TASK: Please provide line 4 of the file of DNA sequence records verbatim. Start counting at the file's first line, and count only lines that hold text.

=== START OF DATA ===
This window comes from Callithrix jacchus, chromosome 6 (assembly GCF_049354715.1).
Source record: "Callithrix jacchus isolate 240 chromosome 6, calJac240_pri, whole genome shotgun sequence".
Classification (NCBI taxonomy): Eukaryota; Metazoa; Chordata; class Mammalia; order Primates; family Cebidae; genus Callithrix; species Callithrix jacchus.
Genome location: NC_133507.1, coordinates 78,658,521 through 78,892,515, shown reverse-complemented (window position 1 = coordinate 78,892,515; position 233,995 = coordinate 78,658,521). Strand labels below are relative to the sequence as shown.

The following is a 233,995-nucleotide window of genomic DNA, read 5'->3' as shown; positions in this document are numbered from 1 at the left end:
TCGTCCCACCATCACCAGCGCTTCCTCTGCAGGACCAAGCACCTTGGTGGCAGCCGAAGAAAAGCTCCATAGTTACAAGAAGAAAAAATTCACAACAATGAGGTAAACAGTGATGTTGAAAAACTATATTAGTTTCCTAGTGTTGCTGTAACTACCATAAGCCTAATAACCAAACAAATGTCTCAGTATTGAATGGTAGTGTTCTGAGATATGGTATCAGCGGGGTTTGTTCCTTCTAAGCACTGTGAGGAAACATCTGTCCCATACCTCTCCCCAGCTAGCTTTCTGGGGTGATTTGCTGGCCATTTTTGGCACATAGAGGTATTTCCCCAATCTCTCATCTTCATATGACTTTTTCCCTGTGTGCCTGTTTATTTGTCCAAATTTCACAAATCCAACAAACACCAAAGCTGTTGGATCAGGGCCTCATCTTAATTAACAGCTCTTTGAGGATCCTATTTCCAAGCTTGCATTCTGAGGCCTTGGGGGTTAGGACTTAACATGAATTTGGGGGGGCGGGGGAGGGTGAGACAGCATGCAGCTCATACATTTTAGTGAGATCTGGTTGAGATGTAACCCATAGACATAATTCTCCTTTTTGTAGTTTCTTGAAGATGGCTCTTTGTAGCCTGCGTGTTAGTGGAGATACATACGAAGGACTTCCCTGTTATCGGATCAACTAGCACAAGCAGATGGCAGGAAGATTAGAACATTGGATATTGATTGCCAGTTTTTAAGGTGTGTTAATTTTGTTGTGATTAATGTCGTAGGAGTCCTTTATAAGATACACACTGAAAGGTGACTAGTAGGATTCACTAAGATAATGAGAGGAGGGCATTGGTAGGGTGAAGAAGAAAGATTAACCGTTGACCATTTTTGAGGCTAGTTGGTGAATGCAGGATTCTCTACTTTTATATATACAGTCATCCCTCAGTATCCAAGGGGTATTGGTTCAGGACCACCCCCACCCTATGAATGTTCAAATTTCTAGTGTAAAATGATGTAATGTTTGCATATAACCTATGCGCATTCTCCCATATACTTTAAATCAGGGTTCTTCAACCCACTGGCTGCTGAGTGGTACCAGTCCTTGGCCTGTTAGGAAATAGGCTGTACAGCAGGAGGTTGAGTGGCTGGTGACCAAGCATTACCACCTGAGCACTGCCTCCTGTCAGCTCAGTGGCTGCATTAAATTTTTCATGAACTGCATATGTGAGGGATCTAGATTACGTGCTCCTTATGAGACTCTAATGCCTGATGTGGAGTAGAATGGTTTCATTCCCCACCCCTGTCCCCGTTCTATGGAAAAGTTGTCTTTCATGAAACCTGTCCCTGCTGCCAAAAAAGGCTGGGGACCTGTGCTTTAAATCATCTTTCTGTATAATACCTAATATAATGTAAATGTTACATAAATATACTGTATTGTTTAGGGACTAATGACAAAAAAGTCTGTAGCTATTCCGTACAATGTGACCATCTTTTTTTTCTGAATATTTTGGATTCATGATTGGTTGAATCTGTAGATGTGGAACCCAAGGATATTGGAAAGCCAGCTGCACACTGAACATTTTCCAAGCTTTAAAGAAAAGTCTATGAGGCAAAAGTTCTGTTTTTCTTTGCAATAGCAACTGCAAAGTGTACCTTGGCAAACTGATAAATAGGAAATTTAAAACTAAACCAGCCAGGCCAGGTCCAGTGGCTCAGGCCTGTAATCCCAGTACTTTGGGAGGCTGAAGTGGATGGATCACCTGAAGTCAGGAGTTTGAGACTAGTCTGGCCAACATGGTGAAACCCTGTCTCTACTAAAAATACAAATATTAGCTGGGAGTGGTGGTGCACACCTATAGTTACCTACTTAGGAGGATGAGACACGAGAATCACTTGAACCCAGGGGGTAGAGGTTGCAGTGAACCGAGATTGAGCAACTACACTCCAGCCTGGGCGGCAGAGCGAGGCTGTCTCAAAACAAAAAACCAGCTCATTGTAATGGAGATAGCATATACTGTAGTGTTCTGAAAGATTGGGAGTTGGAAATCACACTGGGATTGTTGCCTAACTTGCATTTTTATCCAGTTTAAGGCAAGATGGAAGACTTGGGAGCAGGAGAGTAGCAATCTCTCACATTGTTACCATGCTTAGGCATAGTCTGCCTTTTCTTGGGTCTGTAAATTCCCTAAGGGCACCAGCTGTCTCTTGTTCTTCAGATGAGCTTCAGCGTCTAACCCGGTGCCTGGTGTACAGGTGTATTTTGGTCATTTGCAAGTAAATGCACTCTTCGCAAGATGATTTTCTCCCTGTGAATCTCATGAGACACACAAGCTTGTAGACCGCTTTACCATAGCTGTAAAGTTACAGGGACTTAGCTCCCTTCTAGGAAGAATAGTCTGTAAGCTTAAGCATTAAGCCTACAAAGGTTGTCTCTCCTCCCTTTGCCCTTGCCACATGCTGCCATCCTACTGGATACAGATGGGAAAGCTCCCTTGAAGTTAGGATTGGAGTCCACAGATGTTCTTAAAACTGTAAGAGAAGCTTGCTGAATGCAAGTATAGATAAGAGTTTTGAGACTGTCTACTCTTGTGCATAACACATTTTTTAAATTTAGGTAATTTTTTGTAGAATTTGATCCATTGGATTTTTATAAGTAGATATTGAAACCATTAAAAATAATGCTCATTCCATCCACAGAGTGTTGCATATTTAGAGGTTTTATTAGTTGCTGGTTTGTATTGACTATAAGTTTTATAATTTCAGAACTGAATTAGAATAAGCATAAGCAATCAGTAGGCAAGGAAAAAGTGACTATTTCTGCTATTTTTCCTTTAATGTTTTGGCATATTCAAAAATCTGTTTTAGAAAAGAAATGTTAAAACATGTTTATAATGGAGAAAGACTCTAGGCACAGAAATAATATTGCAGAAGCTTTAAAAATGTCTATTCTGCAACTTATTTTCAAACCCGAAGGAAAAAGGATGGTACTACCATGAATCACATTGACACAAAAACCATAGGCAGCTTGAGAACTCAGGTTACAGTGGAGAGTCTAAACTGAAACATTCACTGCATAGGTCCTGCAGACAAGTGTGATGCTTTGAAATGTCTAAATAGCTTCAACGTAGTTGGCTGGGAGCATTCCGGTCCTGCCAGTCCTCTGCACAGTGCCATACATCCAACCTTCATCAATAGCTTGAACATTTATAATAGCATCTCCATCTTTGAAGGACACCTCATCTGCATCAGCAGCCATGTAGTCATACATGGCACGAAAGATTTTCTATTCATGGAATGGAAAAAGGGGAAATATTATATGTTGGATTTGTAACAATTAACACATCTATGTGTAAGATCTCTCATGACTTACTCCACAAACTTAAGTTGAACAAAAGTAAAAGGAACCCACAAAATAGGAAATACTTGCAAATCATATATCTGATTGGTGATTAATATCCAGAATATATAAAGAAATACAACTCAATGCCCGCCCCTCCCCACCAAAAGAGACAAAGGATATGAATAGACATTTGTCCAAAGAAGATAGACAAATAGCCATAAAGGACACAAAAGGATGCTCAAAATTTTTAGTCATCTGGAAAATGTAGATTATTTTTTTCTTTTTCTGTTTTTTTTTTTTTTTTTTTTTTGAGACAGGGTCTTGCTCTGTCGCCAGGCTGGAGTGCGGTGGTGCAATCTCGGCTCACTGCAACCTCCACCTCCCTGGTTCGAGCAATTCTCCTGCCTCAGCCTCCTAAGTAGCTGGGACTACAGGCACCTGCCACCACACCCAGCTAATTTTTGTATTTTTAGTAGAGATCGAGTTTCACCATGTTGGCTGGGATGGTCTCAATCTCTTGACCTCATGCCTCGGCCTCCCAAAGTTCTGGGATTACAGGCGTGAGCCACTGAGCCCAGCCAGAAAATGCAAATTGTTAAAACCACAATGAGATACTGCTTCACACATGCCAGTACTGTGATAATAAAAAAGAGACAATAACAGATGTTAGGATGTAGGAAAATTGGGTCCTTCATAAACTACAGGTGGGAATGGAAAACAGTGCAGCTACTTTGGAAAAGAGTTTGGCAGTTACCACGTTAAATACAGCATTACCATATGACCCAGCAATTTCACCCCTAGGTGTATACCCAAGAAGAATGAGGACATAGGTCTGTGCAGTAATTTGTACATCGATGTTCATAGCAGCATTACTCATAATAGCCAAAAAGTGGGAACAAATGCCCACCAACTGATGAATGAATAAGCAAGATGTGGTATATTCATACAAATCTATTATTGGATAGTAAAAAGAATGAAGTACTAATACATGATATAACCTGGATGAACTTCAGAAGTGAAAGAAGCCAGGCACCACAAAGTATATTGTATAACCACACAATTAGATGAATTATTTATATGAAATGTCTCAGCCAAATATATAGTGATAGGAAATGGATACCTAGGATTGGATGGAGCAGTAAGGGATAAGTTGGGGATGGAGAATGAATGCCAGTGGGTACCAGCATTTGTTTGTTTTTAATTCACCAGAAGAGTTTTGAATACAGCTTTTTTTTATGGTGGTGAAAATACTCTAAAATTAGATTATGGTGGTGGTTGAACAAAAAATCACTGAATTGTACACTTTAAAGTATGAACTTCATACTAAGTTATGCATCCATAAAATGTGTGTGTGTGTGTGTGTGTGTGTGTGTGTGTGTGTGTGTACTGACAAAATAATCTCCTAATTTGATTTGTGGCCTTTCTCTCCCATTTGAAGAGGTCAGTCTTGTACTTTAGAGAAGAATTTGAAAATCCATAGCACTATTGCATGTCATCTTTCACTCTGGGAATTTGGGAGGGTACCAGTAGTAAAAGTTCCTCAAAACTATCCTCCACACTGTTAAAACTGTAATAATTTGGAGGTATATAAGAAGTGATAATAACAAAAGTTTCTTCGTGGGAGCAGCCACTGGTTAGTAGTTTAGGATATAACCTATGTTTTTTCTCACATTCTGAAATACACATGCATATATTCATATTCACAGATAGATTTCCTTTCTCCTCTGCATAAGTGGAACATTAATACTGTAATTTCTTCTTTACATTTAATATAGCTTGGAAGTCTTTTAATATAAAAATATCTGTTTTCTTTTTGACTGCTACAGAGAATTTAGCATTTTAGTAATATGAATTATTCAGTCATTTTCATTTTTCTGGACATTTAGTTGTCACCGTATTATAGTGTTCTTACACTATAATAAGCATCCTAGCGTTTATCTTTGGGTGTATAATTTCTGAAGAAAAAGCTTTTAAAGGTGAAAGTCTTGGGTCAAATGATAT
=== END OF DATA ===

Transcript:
Genome location: NC_133507.1, coordinates 78,658,521 through 78,892,515, shown reverse-complemented (window position 1 = coordinate 78,892,515; position 233,995 = coordinate 78,658,521). Strand labels below are relative to the sequence as shown.